Fall 2013 – Summer 2014
Pharmacology is the science that deals with all aspects of drugs and their interactions with living organisms. Thus, it involves the physical and chemical properties of drugs, their biochemical and physiological effects, mechanisms of action, pharmacokinetics, and therapeutic and other uses. Since the word “drug” encompasses all chemical substances that produce an effect on living cells, it is evident that pharmacology is a very extensive subject. Pharmacology is a multidisciplinary science. It has developed its own set of principles and methods to study the mode of the action of drugs, but it has also utilized many techniques and approaches from various disciplines including biochemistry, physiology, anatomy, and molecular biology, as well as others. Pharmacology encompasses a number of different areas such as pharmacogenomics, molecular biology, bioinformatics, neuropharmacology, reproductive pharmacology, endocrine pharmacology, receptor pharmacology, cardiovascular pharmacology, toxicology, developmental pharmacology, autonomic pharmacology, biochemical pharmacology, and therapeutics.
Training in pharmacology is conducted at both the undergraduate and graduate levels. Because of its breadth, students may be attracted to the subject from a variety of viewpoints; this includes those completing a bachelor's degree in any number of basic science disciplines, such as biology, zoology, chemistry, physics, biochemistry, microbiology, anatomy, and physiology. At the undergraduate level, seven lecture courses are offered. A course involving research projects in pharmacology is also available to provide the student with the opportunity to get first-hand experience in a pharmacology research laboratory. These courses provide students with knowledge concerning the actions of drugs on living systems and insight into approaches to basic pharmacological research.
|Radan Capek; M.D., Ph.D.(Prague)|
|Brian Collier; B.Sc., Ph.D.(Leeds)|
|Theodore Sourkes; Ph.D.(C’nell)|
|Hans H. Zingg; M.D., Ph.D.(McG.)|
|Guillermina Almazan; Ph.D.(McG.)|
|Paul B.S. Clarke; M.A.(Cant.), Ph.D.(Lond.)|
|A. Claudio Cuello; M.D.(Buenos Aires), M.A., D.Sc.(Oxf.), F.R.S.C.|
|Barbara Hales; M.Sc.(Phil. Coll. of Pharm. and Science), Ph.D.(McG.)|
|Dusica Maysinger; Ph.D.(USC)|
|Peter J. McLeod; M.D.(Manit.), F.R.C.P.(C.)|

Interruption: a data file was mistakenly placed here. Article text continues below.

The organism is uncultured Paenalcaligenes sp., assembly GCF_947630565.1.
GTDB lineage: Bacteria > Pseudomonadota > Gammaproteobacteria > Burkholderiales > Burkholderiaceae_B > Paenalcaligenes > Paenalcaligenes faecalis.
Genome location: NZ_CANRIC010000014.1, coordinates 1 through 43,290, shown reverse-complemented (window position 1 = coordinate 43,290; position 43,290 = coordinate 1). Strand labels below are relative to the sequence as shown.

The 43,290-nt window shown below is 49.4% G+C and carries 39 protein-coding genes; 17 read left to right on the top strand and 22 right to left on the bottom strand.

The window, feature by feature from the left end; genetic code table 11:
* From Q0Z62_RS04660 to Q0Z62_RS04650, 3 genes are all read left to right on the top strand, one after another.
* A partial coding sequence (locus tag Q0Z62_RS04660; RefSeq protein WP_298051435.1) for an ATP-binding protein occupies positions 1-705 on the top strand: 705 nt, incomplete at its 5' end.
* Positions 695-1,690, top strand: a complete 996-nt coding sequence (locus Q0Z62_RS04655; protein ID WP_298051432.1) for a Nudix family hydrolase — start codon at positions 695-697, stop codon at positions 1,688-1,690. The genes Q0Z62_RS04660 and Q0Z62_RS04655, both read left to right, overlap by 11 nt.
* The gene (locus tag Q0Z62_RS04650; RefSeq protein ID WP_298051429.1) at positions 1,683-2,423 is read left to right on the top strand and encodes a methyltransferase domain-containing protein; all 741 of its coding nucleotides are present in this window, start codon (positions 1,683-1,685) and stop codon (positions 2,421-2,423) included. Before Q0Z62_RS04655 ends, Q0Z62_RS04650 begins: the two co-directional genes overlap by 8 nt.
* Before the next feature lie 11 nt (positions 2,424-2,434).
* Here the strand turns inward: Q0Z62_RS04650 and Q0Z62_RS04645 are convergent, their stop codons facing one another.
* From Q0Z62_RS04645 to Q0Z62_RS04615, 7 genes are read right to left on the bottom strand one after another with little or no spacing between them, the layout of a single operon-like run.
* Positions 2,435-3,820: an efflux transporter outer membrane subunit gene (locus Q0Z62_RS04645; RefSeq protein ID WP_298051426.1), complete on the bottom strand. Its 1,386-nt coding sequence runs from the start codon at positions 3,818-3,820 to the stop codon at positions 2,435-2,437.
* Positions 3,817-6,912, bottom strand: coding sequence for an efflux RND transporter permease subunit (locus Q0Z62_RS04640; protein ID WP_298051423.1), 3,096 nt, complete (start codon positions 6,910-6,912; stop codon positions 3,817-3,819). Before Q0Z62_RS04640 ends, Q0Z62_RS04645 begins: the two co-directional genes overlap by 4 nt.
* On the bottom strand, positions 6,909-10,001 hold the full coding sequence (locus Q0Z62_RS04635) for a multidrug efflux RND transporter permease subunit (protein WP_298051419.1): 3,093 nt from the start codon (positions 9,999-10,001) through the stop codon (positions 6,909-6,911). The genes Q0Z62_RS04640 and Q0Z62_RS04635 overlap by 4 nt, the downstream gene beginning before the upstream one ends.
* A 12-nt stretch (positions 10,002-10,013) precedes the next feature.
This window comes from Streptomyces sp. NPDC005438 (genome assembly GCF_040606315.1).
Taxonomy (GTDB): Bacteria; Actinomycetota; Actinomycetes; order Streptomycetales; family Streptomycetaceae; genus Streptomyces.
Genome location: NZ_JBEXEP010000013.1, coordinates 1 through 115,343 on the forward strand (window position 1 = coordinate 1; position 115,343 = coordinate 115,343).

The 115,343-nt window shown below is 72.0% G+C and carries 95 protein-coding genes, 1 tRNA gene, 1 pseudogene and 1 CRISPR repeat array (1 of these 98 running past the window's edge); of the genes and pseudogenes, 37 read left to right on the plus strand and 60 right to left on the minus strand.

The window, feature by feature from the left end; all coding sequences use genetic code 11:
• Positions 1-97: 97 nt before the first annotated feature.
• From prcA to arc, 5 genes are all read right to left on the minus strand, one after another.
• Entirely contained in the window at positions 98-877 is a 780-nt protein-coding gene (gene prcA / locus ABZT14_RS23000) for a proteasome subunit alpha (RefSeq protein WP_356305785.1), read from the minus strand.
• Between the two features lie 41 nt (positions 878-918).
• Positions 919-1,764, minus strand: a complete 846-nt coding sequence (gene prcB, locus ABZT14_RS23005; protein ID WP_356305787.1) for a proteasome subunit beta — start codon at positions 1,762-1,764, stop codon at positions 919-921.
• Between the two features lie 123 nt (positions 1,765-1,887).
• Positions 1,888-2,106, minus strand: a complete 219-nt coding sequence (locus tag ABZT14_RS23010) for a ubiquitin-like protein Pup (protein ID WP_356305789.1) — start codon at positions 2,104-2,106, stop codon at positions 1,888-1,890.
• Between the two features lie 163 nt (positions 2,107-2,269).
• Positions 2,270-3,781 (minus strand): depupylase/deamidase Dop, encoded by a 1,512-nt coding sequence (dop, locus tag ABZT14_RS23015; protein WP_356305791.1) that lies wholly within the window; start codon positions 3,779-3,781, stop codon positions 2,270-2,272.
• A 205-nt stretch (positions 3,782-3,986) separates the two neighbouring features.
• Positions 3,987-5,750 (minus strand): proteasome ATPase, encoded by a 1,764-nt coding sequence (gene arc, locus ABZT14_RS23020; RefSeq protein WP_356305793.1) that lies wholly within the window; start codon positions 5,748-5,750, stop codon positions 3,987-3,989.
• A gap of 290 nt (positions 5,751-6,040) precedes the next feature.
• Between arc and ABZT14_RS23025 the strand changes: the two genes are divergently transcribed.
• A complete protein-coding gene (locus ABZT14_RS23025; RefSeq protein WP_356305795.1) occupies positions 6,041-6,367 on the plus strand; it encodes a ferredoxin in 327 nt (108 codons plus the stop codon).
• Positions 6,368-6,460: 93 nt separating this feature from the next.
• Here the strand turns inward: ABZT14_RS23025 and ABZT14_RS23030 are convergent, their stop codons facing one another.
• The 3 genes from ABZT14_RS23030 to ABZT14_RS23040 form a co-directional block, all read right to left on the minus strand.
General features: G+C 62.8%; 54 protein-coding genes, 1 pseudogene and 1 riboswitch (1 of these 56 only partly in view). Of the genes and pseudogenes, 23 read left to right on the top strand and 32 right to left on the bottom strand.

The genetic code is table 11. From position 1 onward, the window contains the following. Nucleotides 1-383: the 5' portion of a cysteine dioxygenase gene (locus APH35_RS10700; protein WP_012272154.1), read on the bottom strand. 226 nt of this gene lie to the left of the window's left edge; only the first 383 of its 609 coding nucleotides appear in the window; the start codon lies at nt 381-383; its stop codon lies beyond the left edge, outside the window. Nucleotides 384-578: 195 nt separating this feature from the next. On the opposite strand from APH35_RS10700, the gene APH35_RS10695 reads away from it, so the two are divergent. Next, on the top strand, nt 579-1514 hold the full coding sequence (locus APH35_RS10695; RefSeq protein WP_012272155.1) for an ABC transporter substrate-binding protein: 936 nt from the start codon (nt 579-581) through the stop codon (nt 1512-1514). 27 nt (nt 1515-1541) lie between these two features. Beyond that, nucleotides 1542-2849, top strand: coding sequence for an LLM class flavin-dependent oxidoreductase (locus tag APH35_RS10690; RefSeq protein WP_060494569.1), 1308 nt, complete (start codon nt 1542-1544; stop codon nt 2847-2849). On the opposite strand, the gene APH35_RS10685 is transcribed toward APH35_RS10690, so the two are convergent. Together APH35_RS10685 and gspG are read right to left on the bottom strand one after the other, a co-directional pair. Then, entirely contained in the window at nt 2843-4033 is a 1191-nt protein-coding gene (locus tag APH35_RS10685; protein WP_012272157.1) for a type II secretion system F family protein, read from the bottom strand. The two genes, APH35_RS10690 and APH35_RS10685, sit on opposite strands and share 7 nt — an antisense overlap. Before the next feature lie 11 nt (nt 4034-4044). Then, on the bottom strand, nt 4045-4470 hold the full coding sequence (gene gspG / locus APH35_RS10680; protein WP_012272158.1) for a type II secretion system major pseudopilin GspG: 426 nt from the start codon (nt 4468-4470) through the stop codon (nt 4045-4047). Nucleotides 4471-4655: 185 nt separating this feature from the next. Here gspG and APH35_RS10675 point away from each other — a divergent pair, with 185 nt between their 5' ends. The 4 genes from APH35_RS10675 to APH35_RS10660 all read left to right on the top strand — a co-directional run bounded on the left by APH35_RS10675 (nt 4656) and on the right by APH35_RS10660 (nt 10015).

|Gerhard Multhaup; Ph.D.(Cologne, Germany)|
|Alfredo Ribeiro-da-Silva; M.D., Ph.D.(Oporto)|
|Bernard Robaire; B.A.(Calif.), Ph.D.(McG.)|
|H. Uri Saragovi; Ph.D.(Miami)|
|Moshe Szyf; M.Sc., Ph.D.(Hebrew)|
|Jacquetta Trasler; M.D.,C.M., Ph.D.(McG.)|
|Daniel Bernard; Ph.D.(Johns Hop.)|
|Derek Bowie; B.Sc., Ph.D.(Lond.)|
|Terence Hébert; M.Sc.(Windsor), Ph.D.(Tor.)|
|Anne McKinney; Ph.D.(Ulster)|
|Stanley Nattel; B.Sc., M.D.,C.M.(McG.)|
|Ante L. Padjen; M.D., M.Sc., D.Sc.(Zagreb)|
|Edith A. Zorychta; B.Sc.(St. FX), M.Sc., Ph.D.(McG.)|
|Lisa-Marie Munter; Ph.D.(Berlin, Germany)|
|Jason Chaim Tanny; Ph.D.(Harv.)|
|Moulay Alaoui-Jamali; Ph.D.(Sorbonne)|
|Martine Culty; Ph.D.(INSERM, Grenoble)|
|Giovanni Di Battista; B.Sc., Ph.D.(Montr.)|
|Lesley Fellows; M.D.(McG.), Ph.D.(Oxf.)|
|Pierre Fiset; M.D.(Laval), F.R.C.P.S.(C)|
|Serge Gauthier; M.D.(Montr.)|
|Timothy Geary; Ph.D.(Mich.)|
|Bertrand Jean-Claude; M.Sc.(Moncton), Ph.D.(McG.)|
|Sarah Kimmins; Ph.D.(Dal.)|
|Stephane Laporte; Ph.D.(Sher.)|
|Cristian O’Flaherty; Ph.D.(McG.)|
|Vassilios Papadopoulos; Ph.D.(Université Pierre et Marie Curie)|
|Roger Prichard; B.Sc., Ph.D.(N.S.W.)|
|Simon Rousseau; Ph.D.(Laval)|
|Yoram Shir; M.D.(Israel), Ph.D.(Johns Hop.)|
|Laura Stone; Ph.D.(Minn.)|
|Marc Ware; M.D.(Univ. West Indies, Kingston, Jamaica)|
|Tak Pan Wong; Ph.D.(McG.)|
|Bruce Allen; Ph.D.(Br. Col.)|
|Martin Bruno; Ph.D.(McG.)|
|Sylvain Chemtob; M.D.(Montr.), Ph.D.(McG.)|
|Yves De Koninck; Ph.D.(McG.)|
|Lorella Garofalo; Ph.D.(McG.)|
|Jennifer M.A. Laird; Ph.D.(Brist.)|
|Joseph Mancini; M.Sc., Ph.D.(McG.)|
|Karen Meerovitch; Ph.D.(McG.)|
|Greg Miller; Ph.D.(W. Ont.)|
|Thomas Sanderson; Ph.D.(Br. Col.)|
The Minor Pharmacology is intended for students registered in a complementary B.Sc. program who are interested in a focused introduction to specialized topics in pharmacology to prepare them for professional schools, graduate education, or entry into jobs in industry or research institutes. Students should declare their intent to enter the Minor in Pharmacology at ...
For more information, see Minor Pharmacology (24 credits).
This program incorporates extensive studies in Pharmacology with a strong component of related biomedical sciences, providing a solid preparation for employment opportunities or for entry into graduate or professional training programs. Students must consult an adviser upon entering the program and at the beginning of U2 to verify courses and progress. Additional ...
For more information, see Major Pharmacology (65 credits).
The Honours program is designed as a preparation for graduate studies and research. In addition to the strong training provided by the Major program, it requires students to have direct research experience in a chosen area during their final year of study. Acceptance into the Honours program takes place in the Winter term of U2 and requires a CGPA of 3.50. ...
For more information, see Honours Pharmacology (74 credits).